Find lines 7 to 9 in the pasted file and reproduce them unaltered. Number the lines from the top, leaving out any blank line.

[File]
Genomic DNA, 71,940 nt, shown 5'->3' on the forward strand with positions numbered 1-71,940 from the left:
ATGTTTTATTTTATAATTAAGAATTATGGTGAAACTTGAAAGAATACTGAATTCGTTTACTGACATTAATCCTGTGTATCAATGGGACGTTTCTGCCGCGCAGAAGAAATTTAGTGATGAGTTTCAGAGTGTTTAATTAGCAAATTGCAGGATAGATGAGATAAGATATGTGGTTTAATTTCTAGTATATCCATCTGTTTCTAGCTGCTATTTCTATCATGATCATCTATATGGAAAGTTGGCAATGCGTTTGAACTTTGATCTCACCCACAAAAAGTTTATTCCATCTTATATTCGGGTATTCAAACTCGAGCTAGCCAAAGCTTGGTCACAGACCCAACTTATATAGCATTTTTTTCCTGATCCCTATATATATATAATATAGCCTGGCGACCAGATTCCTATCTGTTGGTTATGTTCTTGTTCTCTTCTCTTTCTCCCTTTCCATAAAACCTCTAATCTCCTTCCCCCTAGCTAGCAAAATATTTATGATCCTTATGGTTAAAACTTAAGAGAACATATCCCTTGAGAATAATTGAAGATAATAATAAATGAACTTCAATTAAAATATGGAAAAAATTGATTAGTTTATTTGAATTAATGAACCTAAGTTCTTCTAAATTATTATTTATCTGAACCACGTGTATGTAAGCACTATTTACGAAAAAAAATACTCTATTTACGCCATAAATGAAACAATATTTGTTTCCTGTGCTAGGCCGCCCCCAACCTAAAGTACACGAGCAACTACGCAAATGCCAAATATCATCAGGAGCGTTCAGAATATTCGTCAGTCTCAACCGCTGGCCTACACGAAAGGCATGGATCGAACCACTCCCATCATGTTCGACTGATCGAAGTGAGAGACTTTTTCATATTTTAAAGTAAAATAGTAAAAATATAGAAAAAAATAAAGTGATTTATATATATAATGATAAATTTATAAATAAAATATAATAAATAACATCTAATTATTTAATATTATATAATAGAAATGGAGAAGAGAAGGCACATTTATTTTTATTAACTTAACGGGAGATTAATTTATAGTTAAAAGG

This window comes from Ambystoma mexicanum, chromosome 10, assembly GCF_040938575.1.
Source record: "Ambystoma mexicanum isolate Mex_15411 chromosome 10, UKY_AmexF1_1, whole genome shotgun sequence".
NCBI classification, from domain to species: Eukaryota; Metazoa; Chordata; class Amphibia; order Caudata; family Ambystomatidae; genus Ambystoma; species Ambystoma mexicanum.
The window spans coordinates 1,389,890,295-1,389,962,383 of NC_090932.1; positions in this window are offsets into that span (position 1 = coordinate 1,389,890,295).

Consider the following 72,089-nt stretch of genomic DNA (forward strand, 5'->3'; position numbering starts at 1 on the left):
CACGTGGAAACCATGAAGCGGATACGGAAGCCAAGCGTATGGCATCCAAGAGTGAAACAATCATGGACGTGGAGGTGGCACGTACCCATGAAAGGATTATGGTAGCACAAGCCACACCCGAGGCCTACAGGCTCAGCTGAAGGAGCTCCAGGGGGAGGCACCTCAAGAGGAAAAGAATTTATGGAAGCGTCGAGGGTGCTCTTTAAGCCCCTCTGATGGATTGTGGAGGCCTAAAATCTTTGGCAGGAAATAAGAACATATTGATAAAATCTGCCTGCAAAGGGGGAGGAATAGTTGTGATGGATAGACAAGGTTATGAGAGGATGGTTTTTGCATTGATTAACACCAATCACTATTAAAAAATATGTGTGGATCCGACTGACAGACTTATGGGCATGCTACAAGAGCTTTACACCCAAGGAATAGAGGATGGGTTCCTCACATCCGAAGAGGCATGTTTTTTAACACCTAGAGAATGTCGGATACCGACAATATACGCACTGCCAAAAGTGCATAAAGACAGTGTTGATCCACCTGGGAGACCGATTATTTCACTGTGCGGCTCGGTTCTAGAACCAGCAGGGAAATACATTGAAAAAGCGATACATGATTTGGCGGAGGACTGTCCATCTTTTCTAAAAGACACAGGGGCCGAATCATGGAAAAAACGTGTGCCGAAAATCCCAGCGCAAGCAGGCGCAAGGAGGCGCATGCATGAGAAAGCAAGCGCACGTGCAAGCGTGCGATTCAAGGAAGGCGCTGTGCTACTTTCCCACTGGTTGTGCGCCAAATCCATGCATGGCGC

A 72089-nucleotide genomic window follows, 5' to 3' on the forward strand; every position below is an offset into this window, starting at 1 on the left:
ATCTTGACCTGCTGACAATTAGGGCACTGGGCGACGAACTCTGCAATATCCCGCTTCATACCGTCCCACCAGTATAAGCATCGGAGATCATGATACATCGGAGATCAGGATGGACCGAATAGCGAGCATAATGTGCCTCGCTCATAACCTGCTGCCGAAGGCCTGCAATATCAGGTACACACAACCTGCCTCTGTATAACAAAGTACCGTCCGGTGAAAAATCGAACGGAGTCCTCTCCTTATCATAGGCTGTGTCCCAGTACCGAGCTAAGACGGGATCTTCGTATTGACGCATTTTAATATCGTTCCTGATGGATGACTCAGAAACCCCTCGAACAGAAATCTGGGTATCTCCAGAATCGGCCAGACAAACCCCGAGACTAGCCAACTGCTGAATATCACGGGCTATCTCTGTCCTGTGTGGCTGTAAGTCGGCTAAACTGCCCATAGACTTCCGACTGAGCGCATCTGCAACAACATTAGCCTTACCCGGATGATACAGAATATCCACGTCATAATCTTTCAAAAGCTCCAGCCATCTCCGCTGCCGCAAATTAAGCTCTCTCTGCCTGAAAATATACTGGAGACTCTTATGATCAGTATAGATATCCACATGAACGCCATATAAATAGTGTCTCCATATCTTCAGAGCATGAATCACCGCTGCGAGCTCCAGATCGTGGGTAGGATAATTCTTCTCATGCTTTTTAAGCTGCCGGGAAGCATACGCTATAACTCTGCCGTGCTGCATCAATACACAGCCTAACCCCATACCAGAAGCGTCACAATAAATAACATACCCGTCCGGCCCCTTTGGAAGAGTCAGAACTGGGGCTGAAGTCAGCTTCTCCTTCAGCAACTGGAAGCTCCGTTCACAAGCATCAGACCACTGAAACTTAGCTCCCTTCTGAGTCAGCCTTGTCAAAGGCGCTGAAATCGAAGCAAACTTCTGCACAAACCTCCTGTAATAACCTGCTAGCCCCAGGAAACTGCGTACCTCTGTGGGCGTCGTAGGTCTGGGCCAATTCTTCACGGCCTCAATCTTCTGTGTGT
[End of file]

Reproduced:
Consider the following 72,089-nt stretch of genomic DNA (forward strand, 5'->3'; position numbering starts at 1 on the left):
CACGTGGAAACCATGAAGCGGATACGGAAGCCAAGCGTATGGCATCCAAGAGTGAAACAATCATGGACGTGGAGGTGGCACGTACCCATGAAAGGATTATGGTAGCACAAGCCACACCCGAGGCCTACAGGCTCAGCTGAAGGAGCTCCAGGGGGAGGCACCTCAAGAGGAAAAGAATTTATGGAAGCGTCGAGGGTGCTCTTTAAGCCCCTCTGATGGATTGTGGAGGCCTAAAATCTTTGGCAGGAAATAAGAACATATTGATAAAATCTGCCTGCAAAGGGGGAGGAATAGTTGTGATGGATAGACAAGGTTATGAGAGGATGGTTTTTGCATTGATTAACACCAATCACTATTAAAAAATATGTGTGGATCCGACTGACAGACTTATGGGCATGCTACAAGAGCTTTACACCCAAGGAATAGAGGATGGGTTCCTCACATCCGAAGAGGCATGTTTTTTAACACCTAGAGAATGTCGGATACCGACAATATACGCACTGCCAAAAGTGCATAAAGACAGTGTTGATCCACCTGGGAGACCGATTATTTCACTGTGCGGCTCGGTTCTAGAACCAGCAGGGAAATACATTGAAAAAGCGATACATGATTTGGCGGAGGACTGTCCATCTTTTCTAAAAGACACAGGGGCCGAATCATGGAAAAAACGTGTGCCGAAAATCCCAGCGCAAGCAGGCGCAAGGAGGCGCATGCATGAGAAAGCAAGCGCACGTGCAAGCGTGCGATTCAAGGAAGGCGCTGTGCTACTTTCCCACTGGTTGTGCGCCAAATCCATGCATGGCGC

A 72089-nucleotide genomic window follows, 5' to 3' on the forward strand; every position below is an offset into this window, starting at 1 on the left: